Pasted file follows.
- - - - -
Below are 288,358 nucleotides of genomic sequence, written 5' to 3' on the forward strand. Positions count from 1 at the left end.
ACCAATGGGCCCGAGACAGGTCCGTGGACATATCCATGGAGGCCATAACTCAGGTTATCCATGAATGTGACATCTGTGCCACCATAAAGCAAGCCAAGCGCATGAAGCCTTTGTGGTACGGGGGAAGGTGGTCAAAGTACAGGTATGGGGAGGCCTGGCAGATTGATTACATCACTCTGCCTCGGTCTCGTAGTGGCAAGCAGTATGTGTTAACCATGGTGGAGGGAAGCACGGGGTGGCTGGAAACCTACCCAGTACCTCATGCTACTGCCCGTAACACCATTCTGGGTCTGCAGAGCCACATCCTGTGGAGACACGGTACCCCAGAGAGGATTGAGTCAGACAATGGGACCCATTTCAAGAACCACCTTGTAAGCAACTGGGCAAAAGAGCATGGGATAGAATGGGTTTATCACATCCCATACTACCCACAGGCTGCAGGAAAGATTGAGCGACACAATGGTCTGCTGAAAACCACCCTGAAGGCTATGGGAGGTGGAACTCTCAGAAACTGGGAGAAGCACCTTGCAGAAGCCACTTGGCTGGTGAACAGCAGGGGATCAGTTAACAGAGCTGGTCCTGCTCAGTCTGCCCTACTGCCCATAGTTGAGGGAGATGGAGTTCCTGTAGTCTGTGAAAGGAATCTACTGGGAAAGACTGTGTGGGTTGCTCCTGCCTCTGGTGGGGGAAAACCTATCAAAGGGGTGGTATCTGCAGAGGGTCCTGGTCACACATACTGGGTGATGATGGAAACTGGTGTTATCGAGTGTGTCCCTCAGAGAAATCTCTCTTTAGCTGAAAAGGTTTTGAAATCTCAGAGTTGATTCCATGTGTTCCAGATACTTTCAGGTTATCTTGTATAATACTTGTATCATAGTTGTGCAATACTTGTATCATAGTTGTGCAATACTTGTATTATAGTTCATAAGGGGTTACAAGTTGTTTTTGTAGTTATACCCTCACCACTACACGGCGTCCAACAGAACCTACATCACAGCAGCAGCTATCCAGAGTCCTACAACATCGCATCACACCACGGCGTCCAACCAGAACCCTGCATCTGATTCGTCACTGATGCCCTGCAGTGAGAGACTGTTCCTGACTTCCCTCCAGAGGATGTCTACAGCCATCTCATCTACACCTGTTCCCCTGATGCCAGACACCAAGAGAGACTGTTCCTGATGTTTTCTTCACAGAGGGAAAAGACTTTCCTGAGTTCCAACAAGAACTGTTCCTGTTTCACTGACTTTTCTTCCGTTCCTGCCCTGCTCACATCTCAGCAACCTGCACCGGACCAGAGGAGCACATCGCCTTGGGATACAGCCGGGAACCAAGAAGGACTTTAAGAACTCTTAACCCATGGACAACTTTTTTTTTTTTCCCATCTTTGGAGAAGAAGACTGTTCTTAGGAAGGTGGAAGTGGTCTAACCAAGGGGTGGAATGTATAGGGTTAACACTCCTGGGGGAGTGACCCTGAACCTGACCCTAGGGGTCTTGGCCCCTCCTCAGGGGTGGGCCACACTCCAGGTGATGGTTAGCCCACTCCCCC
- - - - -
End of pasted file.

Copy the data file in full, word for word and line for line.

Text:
Below are 288,358 nucleotides of genomic sequence, written 5' to 3' on the forward strand. Positions count from 1 at the left end.
ACCAATGGGCCCGAGACAGGTCCGTGGACATATCCATGGAGGCCATAACTCAGGTTATCCATGAATGTGACATCTGTGCCACCATAAAGCAAGCCAAGCGCATGAAGCCTTTGTGGTACGGGGGAAGGTGGTCAAAGTACAGGTATGGGGAGGCCTGGCAGATTGATTACATCACTCTGCCTCGGTCTCGTAGTGGCAAGCAGTATGTGTTAACCATGGTGGAGGGAAGCACGGGGTGGCTGGAAACCTACCCAGTACCTCATGCTACTGCCCGTAACACCATTCTGGGTCTGCAGAGCCACATCCTGTGGAGACACGGTACCCCAGAGAGGATTGAGTCAGACAATGGGACCCATTTCAAGAACCACCTTGTAAGCAACTGGGCAAAAGAGCATGGGATAGAATGGGTTTATCACATCCCATACTACCCACAGGCTGCAGGAAAGATTGAGCGACACAATGGTCTGCTGAAAACCACCCTGAAGGCTATGGGAGGTGGAACTCTCAGAAACTGGGAGAAGCACCTTGCAGAAGCCACTTGGCTGGTGAACAGCAGGGGATCAGTTAACAGAGCTGGTCCTGCTCAGTCTGCCCTACTGCCCATAGTTGAGGGAGATGGAGTTCCTGTAGTCTGTGAAAGGAATCTACTGGGAAAGACTGTGTGGGTTGCTCCTGCCTCTGGTGGGGGAAAACCTATCAAAGGGGTGGTATCTGCAGAGGGTCCTGGTCACACATACTGGGTGATGATGGAAACTGGTGTTATCGAGTGTGTCCCTCAGAGAAATCTCTCTTTAGCTGAAAAGGTTTTGAAATCTCAGAGTTGATTCCATGTGTTCCAGATACTTTCAGGTTATCTTGTATAATACTTGTATCATAGTTGTGCAATACTTGTATCATAGTTGTGCAATACTTGTATTATAGTTCATAAGGGGTTACAAGTTGTTTTTGTAGTTATACCCTCACCACTACACGGCGTCCAACAGAACCTACATCACAGCAGCAGCTATCCAGAGTCCTACAACATCGCATCACACCACGGCGTCCAACCAGAACCCTGCATCTGATTCGTCACTGATGCCCTGCAGTGAGAGACTGTTCCTGACTTCCCTCCAGAGGATGTCTACAGCCATCTCATCTACACCTGTTCCCCTGATGCCAGACACCAAGAGAGACTGTTCCTGATGTTTTCTTCACAGAGGGAAAAGACTTTCCTGAGTTCCAACAAGAACTGTTCCTGTTTCACTGACTTTTCTTCCGTTCCTGCCCTGCTCACATCTCAGCAACCTGCACCGGACCAGAGGAGCACATCGCCTTGGGATACAGCCGGGAACCAAGAAGGACTTTAAGAACTCTTAACCCATGGACAACTTTTTTTTTTTTCCCATCTTTGGAGAAGAAGACTGTTCTTAGGAAGGTGGAAGTGGTCTAACCAAGGGGTGGAATGTATAGGGTTAACACTCCTGGGGGAGTGACCCTGAACCTGACCCTAGGGGTCTTGGCCCCTCCTCAGGGGTGGGCCACACTCCAGGTGATGGTTAGCCCACTCCCCC